Tigers Brighten Day of Sick Child Before 'Bama Game
LSU Sports Interactive
BATON ROUGE -- Hours before LSU quarterback JaMarcus Russell hit Dwayne Bowe with an 11-yard touchdown pass to clinch a 16-13 overtime win over third-ranked Alabama in Tuscaloosa, the Tigers had already come up winners in the eyes of 10-year old Colton Tant.
Early last week Colton had been admitted to the hospital for a routine surgery to remove his tonsils, a procedure that many kids undergo on a daily basis. However, for Colton, this surgery proved to be anything but routine as doctors found a mass in the back of the young boys' throat.
While hoping for the best, but fearing the worst, the doctors discovered that Colton had Burkitt 's lymphoma, a very rare form of cancer in children. Immediately, he was taken to Birmingham Children's Hospital to begin treatment for this sickness.
After going through a week's worth of treatment, Colton was allowed to leave the hospital for a brief period of time for what he thought was a break. Just a little getaway before having to get back to what will unfortunately be his home-away-from-home in the coming months.
Little did Colton know that what he was going to experience in the next couple hours could provide more therapy and healing power than months of treatment or medicine may offer. You see, Colton's parents were taking the 10-year old to the Grandview Marriott in Birmingham, the headquarters for the LSU football team that weekend as the Tigers prepared for their game against third-ranked Alabama.
While Colton may live in Gordo, Ala., he's a Tiger all the way. His dad is a native of Slidell, La., and had been re-located to Alabama several years ago. Despite the move to "enemy" territory, Colton and the rest of his family had remained devout LSU fans and followed that Tigers at every opportunity. They even had tickets to Saturday's game against the Crimson Tide.
All decked out in purple and gold as he entered the hotel lobby, Colton was greeted by members of the LSU football team. Head coach Les Miles presented him with a No. 5 jersey with his name on the back. Andrew Whitworth, LSU's mammoth 6-foot-7, 325-pound offensive tackle handed him an LSU football helmet that had been signed by the team. LSU quarterback JaMarcus Russell and defensive tackle Kyle Williams shook Colton's hand, gave him some encouraging words and told the youngster that they'd be playing for him on Saturday (against Alabama).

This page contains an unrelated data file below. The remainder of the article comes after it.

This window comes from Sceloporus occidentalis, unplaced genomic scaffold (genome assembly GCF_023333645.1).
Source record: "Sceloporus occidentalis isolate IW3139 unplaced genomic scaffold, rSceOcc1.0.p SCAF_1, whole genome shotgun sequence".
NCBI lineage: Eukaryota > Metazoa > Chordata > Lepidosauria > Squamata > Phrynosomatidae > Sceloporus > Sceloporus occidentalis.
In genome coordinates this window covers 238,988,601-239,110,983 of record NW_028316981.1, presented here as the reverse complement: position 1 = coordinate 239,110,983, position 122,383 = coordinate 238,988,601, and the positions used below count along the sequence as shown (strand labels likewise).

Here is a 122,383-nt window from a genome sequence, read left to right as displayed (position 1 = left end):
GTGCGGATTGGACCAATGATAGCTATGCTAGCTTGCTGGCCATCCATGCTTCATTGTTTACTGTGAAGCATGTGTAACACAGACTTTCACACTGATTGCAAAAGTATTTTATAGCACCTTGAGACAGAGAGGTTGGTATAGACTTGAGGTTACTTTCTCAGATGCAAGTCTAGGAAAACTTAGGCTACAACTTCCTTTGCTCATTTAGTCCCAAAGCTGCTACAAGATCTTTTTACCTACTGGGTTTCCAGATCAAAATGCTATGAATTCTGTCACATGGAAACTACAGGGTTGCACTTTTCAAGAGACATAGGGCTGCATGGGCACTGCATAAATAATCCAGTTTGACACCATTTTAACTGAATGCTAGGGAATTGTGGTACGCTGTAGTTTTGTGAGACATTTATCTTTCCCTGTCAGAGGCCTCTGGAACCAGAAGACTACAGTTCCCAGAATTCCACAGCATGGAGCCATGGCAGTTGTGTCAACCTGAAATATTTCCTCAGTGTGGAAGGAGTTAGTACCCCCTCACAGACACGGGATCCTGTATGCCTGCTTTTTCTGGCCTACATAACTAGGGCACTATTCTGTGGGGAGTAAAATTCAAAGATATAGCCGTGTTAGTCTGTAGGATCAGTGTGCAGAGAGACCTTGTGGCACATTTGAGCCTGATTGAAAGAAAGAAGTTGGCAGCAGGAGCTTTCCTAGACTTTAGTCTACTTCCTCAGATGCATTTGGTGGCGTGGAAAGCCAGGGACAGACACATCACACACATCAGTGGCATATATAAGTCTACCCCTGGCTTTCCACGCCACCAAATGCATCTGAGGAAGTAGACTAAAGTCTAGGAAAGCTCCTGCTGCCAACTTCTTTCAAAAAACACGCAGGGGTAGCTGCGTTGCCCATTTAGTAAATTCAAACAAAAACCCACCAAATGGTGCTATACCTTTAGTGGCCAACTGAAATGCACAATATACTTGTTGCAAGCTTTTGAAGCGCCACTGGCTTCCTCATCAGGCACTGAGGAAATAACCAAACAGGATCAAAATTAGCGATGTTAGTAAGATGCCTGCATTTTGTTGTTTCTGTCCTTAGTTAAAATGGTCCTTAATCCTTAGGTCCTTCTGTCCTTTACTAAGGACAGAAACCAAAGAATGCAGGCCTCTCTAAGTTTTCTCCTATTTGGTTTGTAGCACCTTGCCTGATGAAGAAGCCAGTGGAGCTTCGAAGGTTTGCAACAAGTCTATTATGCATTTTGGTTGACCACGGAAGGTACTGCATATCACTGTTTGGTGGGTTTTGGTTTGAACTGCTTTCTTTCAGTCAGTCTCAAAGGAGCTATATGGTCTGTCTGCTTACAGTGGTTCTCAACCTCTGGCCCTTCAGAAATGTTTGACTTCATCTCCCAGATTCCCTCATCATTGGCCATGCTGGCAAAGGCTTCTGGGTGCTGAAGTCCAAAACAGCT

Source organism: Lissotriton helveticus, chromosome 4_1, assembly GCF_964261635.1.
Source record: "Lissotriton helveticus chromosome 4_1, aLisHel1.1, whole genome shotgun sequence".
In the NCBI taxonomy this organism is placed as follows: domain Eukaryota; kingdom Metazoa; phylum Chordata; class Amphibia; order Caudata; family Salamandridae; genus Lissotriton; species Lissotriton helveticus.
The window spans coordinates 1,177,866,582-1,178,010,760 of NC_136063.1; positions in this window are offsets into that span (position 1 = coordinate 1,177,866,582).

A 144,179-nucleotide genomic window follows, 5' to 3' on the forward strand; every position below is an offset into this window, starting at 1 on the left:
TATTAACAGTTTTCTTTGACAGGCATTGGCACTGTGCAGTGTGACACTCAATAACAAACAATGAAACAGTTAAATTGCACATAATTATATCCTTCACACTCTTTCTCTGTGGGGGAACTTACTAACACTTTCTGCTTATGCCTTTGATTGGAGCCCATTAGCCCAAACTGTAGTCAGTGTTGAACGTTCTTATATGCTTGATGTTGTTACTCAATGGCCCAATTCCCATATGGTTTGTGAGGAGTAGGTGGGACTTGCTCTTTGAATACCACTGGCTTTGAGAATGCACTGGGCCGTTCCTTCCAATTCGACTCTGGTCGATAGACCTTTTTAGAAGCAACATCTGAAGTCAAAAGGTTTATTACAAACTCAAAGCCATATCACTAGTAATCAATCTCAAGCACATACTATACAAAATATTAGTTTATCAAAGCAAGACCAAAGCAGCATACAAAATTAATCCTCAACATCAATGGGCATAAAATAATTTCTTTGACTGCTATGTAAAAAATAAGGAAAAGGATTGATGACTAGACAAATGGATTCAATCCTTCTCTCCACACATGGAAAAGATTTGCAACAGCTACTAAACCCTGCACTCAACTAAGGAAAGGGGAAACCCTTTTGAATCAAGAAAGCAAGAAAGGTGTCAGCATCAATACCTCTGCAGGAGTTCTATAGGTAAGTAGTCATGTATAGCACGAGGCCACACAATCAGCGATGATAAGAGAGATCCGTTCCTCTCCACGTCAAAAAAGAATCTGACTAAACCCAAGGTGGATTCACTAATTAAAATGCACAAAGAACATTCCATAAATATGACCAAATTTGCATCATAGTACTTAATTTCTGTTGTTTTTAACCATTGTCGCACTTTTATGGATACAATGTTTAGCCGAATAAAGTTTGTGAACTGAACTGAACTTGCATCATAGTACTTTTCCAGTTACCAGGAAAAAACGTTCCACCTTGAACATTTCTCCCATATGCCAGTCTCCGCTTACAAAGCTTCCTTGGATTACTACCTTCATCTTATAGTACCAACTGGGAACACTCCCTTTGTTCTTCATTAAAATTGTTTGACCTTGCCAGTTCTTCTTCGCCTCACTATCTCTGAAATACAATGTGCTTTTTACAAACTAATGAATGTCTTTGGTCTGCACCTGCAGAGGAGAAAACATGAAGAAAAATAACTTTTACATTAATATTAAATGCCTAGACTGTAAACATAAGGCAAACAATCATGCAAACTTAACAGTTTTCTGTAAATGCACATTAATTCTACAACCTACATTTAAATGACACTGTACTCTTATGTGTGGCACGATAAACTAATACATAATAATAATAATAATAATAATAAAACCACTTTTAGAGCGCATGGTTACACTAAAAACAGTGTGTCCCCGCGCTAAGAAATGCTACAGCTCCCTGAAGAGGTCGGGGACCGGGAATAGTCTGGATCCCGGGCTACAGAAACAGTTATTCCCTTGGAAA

Pictures were taken, video cameras were rolling, and there wasn't a dry eye in sight as one little boy, a sick child with a terrible disease, had his wish granted that day.
For most LSU fans just that experience alone would have been enough. However, for Colton, what happened next shows the true meaning of human spirit and would make any mom or dad proud.
While the players went to their rooms to put up their luggage, Colton and his family remained in the lobby still taking in the moment, one that was sure to provide the family with memories of a lifetime.
Minutes later, the players begin to return downstairs, on their way to their weekly Friday night chapel and prayer service. On this particular Friday night, there would be a special guest, a guest of honor if you will, as on their way into the banquet room where the prayer service was held, several members of the LSU team walked over and invited Colton to join them.
What took place inside that room was truly inspirational. The team gathered around the 10-year old, all put a hand on him and prayed for him. They prayed for his health, prayed for his strength and most of all prayed for him to beat this terrible disease.
"We knew he was devastated and we wanted to be supportive of him," Whitworth said. "We just wanted him to know that we were thinking about him during the game. He went to chapel with us Friday night and we prayed for him. It was a neat experience to be able to put a smile on his face. He's definitely somebody we'll remember for the love he has for us and being able to be supportive for him."
For Colton, that Friday provided a highlight in what was surely a very difficult week for him and his family.
For the Tigers, a team that already had experienced devastation earlier in the year in forms of Hurricanes Katrina and Rita, it once again proved how fragile life really is and showed that there's a great deal more to this 8-1 team than a bunch of good football players.
Time and time again this year, members of the LSU football team have stepped up to lend a helping hand. Whether it be volunteering at a shelter for hurricane victims or gathering food and clothes for those displaced from their homes due to the storms of late August and early September, this team has done it.
Now, on the eve of what was the biggest game of the year for the Tigers, a clash against the third-ranked Crimson Tide, nothing was more important that Friday night than putting a smile on Colton's face and hoping that just for a brief time, he felt like a healthy 10-year old again.